An intelligent 15-year-old I know is interested in both computer science and genetics. I told her that these fields make an excellent combination. I'd like to give her a book on bioinformatics or computational genomics. I'm looking for a fun book, not a textbook. Specifically, it should inspire people to want to study the field, not aim to provide in-depth knowledge itself. I am not interested in books on genetic algorithms. Any suggestions?

  • $\begingroup$ Everybody, please note earlier discussions about list questions and act accordingly. $\endgroup$
    – Raphael
    Commented Apr 7, 2013 at 13:00
  • $\begingroup$ ?? huh? that meta post shows there is currently no consensus, both answers/policies proposed by the two moderators have negative votes. it does show however that list questions are disliked by moderators, so caveat $\endgroup$
    – vzn
    Commented Apr 7, 2013 at 23:58
  • $\begingroup$ Some overlap with cs.stackexchange.com/questions/1156/… but it'd be nice to see this question get an actual answer about the computational / bioinformatics side of things - that other question is mostly biology books $\endgroup$ Commented Dec 13, 2014 at 11:49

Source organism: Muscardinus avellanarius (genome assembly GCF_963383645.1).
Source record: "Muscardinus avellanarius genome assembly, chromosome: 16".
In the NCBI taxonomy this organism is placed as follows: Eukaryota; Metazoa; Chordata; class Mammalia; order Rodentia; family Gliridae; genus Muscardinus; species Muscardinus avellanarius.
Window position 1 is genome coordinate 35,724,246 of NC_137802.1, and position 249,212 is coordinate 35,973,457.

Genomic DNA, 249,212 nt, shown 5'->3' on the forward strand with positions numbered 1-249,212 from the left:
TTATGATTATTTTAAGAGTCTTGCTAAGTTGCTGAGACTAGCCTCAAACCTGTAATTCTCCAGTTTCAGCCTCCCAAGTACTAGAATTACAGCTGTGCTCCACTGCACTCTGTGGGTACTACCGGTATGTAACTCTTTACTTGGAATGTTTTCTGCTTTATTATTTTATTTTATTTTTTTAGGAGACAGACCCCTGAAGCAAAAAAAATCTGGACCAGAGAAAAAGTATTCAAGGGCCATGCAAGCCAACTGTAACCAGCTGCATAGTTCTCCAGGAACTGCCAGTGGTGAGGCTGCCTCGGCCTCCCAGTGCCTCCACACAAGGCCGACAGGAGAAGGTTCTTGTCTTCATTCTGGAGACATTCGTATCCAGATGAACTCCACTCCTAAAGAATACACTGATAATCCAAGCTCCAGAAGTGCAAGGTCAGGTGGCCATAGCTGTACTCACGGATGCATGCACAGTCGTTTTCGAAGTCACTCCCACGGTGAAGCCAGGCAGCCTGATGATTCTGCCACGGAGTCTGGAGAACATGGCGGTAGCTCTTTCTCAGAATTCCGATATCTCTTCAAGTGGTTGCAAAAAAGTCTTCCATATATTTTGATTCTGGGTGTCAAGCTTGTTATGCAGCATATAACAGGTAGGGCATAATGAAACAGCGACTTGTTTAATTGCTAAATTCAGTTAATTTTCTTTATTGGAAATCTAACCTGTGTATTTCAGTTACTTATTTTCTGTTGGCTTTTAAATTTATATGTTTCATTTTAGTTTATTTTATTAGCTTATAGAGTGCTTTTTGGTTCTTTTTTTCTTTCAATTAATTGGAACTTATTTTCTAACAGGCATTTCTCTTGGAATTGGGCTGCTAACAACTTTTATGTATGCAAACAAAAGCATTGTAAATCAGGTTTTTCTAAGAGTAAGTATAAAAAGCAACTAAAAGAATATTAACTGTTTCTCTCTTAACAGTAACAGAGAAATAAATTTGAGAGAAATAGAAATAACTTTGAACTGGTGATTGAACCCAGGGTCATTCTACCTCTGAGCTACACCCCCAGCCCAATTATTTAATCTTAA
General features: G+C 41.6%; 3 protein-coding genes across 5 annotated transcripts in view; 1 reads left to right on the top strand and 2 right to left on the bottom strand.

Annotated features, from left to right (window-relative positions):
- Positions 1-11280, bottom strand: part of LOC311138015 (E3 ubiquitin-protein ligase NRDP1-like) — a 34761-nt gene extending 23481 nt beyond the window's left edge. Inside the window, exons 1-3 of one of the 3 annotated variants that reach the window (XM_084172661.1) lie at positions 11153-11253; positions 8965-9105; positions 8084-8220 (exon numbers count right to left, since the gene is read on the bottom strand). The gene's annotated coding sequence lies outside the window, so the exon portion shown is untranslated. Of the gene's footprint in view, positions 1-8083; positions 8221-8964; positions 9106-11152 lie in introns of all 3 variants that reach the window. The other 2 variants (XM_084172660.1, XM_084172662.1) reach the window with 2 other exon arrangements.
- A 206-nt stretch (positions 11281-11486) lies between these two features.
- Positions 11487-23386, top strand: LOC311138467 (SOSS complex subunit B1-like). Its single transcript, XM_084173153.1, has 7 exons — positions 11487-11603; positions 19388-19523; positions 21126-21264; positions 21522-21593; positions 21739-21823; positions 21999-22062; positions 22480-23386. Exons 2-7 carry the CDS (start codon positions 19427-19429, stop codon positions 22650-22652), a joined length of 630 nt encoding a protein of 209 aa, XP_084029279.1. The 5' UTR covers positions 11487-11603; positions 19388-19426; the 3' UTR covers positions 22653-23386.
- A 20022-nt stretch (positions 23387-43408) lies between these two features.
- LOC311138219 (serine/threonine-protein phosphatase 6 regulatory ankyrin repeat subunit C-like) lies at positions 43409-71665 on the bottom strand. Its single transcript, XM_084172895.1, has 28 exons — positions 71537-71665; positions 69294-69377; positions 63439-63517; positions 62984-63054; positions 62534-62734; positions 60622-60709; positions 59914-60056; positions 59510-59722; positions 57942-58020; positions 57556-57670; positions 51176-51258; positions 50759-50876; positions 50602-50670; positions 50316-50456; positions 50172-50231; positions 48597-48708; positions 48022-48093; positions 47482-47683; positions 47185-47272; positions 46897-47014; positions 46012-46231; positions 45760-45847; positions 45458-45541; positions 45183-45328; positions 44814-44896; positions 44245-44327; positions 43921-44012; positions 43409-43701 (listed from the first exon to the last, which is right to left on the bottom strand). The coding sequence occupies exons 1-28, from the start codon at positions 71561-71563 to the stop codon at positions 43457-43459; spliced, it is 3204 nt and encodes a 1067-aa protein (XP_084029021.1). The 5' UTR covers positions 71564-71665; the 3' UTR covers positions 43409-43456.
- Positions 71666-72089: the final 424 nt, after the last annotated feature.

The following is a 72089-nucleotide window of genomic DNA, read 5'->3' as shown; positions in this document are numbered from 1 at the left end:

1 Answer 1


this is a very broad question so am going to answer it with decent lists found across the internet most of which are sorted by some criteria (eg bestsellers, top review counts, etc). also there are so many bioinformatics books now and one strategy might be to simply go with your favorite publisher. there are some that come up often in CS areas eg O'Reilly. also, even the "x for Dummies" book series has a bioinformatics title which might be of interest to those who like that publisher. another option is to narrow it down by your algorithmic angle eg there is one based on Python and there are others that emphasize other statistical packages, etc.;

as for your tricky criteria of "inspirational" it may make sense to look for biographies of scientists in the field or stories about successful startups, and if the student is into CS, then programming exercises might verge on "inspirational".


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